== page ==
Geographic Connection to Pennsylvania: Philadelphia, Philadelphia County
Famed actress and poet Fanny Kemble maintained her Butler Place mansion in northwest Philadelphia.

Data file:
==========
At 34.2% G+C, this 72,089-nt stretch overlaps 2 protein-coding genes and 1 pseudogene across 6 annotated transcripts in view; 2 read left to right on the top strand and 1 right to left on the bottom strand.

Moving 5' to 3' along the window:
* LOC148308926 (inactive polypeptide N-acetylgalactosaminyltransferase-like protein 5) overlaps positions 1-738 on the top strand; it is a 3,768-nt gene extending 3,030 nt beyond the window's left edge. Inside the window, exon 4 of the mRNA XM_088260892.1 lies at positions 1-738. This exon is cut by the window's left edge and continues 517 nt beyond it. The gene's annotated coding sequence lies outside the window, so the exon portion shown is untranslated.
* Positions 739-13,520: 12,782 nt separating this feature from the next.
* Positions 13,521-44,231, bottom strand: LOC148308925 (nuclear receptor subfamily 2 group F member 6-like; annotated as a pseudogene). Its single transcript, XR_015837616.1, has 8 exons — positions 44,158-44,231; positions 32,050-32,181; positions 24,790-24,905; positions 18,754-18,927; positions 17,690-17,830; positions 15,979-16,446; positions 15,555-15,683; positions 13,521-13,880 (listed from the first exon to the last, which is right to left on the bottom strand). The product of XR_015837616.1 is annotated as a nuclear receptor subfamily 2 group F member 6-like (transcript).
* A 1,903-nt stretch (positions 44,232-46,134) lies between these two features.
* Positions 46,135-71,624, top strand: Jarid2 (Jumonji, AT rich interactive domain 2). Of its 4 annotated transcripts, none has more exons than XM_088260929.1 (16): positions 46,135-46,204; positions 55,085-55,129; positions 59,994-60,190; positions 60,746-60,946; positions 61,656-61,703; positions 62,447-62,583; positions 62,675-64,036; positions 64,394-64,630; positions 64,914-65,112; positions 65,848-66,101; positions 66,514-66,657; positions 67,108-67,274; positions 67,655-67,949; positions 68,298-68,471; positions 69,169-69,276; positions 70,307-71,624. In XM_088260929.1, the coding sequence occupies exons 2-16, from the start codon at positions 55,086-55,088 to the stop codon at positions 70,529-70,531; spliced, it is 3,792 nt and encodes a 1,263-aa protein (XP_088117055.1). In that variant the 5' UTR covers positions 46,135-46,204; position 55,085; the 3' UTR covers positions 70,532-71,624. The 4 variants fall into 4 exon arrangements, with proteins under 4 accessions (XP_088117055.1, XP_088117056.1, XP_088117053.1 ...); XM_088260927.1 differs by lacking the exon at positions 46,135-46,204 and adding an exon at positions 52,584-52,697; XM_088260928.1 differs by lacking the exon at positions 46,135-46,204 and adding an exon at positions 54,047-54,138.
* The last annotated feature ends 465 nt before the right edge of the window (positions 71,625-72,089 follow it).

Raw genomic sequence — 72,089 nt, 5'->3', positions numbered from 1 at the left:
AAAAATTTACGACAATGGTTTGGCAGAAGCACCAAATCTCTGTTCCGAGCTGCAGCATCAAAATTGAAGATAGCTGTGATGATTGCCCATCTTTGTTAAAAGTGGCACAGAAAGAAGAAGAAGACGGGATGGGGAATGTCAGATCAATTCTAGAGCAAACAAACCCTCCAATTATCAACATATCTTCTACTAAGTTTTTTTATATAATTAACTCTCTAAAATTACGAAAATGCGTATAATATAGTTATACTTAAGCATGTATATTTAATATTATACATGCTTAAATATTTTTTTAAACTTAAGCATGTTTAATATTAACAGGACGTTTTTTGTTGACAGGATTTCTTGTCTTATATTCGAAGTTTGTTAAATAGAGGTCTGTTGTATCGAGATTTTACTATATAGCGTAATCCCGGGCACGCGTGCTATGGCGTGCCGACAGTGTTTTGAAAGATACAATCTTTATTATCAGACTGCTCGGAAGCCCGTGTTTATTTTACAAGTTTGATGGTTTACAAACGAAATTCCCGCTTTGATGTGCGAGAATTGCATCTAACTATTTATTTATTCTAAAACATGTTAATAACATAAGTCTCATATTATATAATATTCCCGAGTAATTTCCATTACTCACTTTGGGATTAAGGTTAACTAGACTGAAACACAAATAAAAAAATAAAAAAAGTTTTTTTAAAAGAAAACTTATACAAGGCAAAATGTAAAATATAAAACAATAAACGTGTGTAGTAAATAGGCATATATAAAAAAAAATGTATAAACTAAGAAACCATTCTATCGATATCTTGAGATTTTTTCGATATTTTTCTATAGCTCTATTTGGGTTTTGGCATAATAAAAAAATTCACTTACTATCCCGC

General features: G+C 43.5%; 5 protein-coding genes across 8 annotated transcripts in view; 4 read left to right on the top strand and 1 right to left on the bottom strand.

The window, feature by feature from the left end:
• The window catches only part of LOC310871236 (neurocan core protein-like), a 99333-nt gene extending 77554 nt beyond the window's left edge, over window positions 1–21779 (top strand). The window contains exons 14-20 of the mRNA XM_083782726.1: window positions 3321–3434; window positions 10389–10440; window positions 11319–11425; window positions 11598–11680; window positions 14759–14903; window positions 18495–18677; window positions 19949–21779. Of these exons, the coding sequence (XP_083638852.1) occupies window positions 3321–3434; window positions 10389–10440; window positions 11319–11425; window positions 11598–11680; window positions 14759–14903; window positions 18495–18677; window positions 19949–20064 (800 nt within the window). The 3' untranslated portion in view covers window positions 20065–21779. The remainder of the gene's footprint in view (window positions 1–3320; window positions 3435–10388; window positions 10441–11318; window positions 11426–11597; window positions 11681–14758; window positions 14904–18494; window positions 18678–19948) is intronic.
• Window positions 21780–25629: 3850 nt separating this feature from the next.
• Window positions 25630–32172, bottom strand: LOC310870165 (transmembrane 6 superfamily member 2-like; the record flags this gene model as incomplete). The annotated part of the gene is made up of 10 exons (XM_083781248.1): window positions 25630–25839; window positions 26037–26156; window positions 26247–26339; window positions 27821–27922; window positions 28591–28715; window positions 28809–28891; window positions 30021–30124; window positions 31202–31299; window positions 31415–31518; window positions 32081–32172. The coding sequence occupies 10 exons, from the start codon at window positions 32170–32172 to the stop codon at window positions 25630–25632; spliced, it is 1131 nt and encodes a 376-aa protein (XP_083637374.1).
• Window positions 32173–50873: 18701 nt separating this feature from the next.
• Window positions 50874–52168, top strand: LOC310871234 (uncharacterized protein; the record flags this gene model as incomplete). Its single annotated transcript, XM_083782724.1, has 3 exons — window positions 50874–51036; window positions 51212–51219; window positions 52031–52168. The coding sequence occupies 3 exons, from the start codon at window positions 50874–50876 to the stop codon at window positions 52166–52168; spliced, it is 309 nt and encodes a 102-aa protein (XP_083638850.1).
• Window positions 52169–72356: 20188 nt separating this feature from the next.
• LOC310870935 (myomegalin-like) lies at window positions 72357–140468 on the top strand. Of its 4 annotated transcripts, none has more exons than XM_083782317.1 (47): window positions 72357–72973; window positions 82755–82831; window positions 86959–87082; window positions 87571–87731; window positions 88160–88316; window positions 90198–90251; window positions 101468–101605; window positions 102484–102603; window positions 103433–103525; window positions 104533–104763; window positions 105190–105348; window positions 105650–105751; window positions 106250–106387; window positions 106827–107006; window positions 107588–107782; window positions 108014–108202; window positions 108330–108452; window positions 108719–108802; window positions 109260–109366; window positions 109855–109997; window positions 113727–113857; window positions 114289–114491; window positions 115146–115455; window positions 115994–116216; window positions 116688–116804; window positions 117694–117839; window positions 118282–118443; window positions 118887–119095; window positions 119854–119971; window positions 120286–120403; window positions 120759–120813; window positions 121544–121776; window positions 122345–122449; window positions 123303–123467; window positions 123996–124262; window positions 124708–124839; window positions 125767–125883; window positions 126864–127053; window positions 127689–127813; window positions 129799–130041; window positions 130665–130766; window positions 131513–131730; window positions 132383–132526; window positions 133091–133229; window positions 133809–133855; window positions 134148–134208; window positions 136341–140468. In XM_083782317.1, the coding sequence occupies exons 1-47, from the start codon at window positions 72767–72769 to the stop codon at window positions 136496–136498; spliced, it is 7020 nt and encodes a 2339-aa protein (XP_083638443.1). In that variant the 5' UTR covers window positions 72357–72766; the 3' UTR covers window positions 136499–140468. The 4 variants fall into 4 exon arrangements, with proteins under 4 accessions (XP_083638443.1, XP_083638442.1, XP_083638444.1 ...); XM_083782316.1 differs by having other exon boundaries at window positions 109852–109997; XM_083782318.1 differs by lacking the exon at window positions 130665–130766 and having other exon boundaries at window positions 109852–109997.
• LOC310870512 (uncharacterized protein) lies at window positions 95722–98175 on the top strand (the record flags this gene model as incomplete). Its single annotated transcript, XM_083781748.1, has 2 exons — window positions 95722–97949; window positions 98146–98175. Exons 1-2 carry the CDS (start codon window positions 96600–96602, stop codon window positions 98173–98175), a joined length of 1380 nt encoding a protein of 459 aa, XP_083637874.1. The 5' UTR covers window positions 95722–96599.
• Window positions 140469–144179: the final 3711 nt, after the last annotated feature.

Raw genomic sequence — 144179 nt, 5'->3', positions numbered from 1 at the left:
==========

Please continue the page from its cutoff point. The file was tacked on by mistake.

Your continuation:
A star novelist and inspirational actress of her time, Fanny Kemble was born in London in 1809. Kemble balanced her professional and leisure years in both England and the Americas. Her marriage to the well-known Georgia plantation owner Pierce Butler inspired Kemble to write the Journal of a Residence on a Georgian Plantation in 1838-1839, which details the harsh treatment of the slaves her husband owned. Both this book and her Journal of Frances Anne Kemble are still primary sources of information on slavery in the south.